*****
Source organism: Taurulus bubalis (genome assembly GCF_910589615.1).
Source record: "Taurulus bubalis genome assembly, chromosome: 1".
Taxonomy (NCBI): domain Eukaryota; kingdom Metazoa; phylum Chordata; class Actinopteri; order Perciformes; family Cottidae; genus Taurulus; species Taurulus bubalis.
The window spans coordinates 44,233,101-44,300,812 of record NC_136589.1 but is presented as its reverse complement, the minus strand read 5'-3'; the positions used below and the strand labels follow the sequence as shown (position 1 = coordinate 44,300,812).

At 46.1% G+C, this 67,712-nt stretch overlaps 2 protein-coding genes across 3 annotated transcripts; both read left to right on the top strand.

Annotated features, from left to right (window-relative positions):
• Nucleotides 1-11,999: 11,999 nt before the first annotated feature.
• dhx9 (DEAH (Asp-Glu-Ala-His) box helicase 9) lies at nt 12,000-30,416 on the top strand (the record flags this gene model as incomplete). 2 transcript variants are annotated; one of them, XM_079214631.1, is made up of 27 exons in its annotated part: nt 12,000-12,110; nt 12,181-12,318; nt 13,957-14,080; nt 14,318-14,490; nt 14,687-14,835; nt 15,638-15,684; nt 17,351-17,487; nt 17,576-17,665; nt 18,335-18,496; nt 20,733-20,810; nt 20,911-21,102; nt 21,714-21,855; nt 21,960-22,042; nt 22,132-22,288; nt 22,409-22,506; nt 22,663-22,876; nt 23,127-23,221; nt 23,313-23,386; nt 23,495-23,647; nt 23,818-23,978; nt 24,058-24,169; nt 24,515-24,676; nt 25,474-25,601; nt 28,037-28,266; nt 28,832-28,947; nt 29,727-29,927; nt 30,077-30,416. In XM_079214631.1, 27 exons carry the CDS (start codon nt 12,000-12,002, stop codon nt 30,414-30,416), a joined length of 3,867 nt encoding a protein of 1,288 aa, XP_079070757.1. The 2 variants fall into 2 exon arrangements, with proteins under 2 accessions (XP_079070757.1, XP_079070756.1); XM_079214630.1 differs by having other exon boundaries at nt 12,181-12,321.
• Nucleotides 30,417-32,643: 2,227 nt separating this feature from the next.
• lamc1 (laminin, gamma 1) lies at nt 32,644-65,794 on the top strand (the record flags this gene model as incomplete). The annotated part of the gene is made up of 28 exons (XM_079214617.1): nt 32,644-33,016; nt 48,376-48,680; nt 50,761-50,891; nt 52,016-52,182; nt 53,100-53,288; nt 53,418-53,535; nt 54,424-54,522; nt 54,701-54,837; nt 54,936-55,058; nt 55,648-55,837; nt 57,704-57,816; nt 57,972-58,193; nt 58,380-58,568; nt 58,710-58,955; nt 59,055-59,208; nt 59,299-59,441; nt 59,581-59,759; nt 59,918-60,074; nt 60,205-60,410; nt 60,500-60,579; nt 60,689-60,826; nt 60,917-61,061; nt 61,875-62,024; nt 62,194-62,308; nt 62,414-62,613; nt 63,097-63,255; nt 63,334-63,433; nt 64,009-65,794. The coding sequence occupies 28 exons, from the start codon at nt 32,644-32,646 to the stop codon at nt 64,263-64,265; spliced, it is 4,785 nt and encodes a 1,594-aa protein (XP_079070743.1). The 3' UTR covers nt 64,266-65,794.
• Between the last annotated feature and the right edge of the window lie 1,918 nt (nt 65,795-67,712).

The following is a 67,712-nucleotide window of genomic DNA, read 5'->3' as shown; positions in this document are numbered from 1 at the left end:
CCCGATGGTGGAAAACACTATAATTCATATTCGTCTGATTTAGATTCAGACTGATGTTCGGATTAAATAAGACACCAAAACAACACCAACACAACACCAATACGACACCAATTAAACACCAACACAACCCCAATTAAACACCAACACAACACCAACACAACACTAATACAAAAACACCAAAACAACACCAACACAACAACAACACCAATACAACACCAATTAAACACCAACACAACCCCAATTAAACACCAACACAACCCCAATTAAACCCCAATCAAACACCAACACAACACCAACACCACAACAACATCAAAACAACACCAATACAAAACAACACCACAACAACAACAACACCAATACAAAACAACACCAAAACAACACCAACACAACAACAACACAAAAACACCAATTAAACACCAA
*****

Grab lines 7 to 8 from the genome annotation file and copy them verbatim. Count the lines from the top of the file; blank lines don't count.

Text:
• Nucleotides 1-11,999: 11,999 nt before the first annotated feature.
• dhx9 (DEAH (Asp-Glu-Ala-His) box helicase 9) lies at nt 12,000-30,416 on the top strand (the record flags this gene model as incomplete). 2 transcript variants are annotated; one of them, XM_079214631.1, is made up of 27 exons in its annotated part: nt 12,000-12,110; nt 12,181-12,318; nt 13,957-14,080; nt 14,318-14,490; nt 14,687-14,835; nt 15,638-15,684; nt 17,351-17,487; nt 17,576-17,665; nt 18,335-18,496; nt 20,733-20,810; nt 20,911-21,102; nt 21,714-21,855; nt 21,960-22,042; nt 22,132-22,288; nt 22,409-22,506; nt 22,663-22,876; nt 23,127-23,221; nt 23,313-23,386; nt 23,495-23,647; nt 23,818-23,978; nt 24,058-24,169; nt 24,515-24,676; nt 25,474-25,601; nt 28,037-28,266; nt 28,832-28,947; nt 29,727-29,927; nt 30,077-30,416. In XM_079214631.1, 27 exons carry the CDS (start codon nt 12,000-12,002, stop codon nt 30,414-30,416), a joined length of 3,867 nt encoding a protein of 1,288 aa, XP_079070757.1. The 2 variants fall into 2 exon arrangements, with proteins under 2 accessions (XP_079070757.1, XP_079070756.1); XM_079214630.1 differs by having other exon boundaries at nt 12,181-12,321.